In this article, I will borrow concepts from the field of cellular automata and by studying the correspondence between CAs and video games, I am hoping to draw on the accumulated knowledge about CAs and apply it to the less formalized field of computer game design. The reason why I chose CAs as the source of comparison is the fact that they are probably the simplest constructs capable of clearly displaying emergent behavior (besides some sets of differential equations, but those are not as intuitive).

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Major publishers and developers keep churning out game after game, without any innovation in gameplay or content, and, though we gamers keep paying them our hard-earned cash, we keep wondering how many innovative and revolutionary ideas had to be sacrificed on the altar of the so-called “market-oriented design”. There must have been a large number of lost chances for change over the past two decades, or else computer games would be the driving force of many economies, we think- and we would probably be right. So why don’t the big boys in the industry get the point? Why don’t they give us revolutionary games as they did in the past?

In this series of articles I will discuss the reasons for the lack of creativity in design in the game industry from a developer’s point of view.

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Mass Effect 2 Moral Choice Dialogue

There’s been a lot of talk about Morality in games, and the argument boils down to two basic schools: One group think that developing a sense of morals is the ultimate goal of games, and even all arts, while the other group (and sadly, that’s the majority of developers) believe that morality is better left to other media, or maybe even best kept at a personal level, while creating “fun” should be the holy grail of games. I think I gave away my point of view right there: I believe that a great game will and should make the player a better person. In this article I will talk about the factors that have so far kept us from creating a coherent and deeply engaging morality system, and how we might be able to do better.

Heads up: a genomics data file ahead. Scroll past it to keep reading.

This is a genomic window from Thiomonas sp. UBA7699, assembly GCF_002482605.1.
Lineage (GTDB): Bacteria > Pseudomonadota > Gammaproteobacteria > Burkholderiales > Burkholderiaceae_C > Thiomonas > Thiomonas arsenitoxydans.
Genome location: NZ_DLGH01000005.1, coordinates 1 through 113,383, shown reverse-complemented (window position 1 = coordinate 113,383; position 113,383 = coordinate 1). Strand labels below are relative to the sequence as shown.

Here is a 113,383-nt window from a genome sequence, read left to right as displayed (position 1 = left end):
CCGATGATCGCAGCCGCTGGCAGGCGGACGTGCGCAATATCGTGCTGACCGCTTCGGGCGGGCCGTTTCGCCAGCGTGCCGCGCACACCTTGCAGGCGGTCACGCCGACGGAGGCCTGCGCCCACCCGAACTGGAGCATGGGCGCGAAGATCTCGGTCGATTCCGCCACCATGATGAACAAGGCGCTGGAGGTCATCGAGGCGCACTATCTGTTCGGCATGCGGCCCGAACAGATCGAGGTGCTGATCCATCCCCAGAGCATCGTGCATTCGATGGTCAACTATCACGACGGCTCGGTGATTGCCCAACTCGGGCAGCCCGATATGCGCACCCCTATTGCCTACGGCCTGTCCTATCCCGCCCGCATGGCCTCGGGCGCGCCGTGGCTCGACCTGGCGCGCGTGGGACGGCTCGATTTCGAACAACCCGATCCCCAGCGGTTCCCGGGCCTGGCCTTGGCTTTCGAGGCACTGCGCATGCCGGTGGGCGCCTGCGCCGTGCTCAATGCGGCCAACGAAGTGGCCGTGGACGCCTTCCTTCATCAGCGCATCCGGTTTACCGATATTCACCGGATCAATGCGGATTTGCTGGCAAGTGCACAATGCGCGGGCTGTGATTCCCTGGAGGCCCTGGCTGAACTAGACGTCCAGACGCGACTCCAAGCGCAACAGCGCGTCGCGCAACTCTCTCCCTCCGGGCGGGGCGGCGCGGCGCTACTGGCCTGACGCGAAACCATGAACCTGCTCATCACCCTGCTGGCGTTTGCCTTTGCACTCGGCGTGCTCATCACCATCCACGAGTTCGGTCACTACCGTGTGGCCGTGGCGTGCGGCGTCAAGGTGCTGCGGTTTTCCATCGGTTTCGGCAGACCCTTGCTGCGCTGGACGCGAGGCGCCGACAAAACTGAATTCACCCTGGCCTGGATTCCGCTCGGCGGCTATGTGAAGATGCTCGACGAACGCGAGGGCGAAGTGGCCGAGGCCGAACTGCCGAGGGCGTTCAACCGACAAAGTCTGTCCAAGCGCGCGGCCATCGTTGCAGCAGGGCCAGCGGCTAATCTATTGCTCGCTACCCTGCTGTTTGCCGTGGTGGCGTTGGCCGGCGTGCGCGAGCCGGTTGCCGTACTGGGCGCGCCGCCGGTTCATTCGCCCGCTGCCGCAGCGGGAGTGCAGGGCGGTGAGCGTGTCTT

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Back in 2005, I quit my job as a well-test engineer in order to start making games, my only passion, besides AI. At some point, a programmer friend and I created a prototype of a fully interactive training environment for oilfield operators. With my knowledge of oilfield equipment and operations, and his knowledge of 3D engine programming, it seemed the right thing to do.

The goal of the wellsite-simulator project was to explore the possibility of training oilfield operators on the on well control equipment and safety. This type of training environment can potentially be turned into a commercial success, especially nowadays that realistic graphic engines are available. Back in those days our graphics were quite basic, but hey, even some artists at our company could probably have operated well-site equipment after playing around with the simulator. And to me that’s good news!

[ Update: The Oil Well operator Simulation software is available for download now! ]

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Book Title: “A Theory of Fun for Game design”

Author: Raph Koster


Publisher: Paraglyph Press

ISBN 10: 1-932111-97-2

ISBN 13: 9781932111972

Companion Site:

My Rating: 8/10 (Must Read!)

Summary: In “A Theory of Fun for Game Design” Raph Koster, veteran game designer and developer, discusses game design issues in understandable terms, accompanied by funny cartoons. The book is highly informative and chock-full of innovative insights into the “fun” factor of games, a joy to read, and it is sprinkled over with Raph’s humor, anecdotes, and delightful insights.

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Author: Mat Buckland ( )

Publisher: Premier Press

ISBN 10: 1-931841-08-X

Companion Site: N/A

My Rating: 4/10 (Can be skipped!)

Summary: “AI Techniques for Game Programmers” reads like a book for high school students, and though it tries, it barely manages to touch on real-world game applications of the soft-computing methods it introduces to the reader.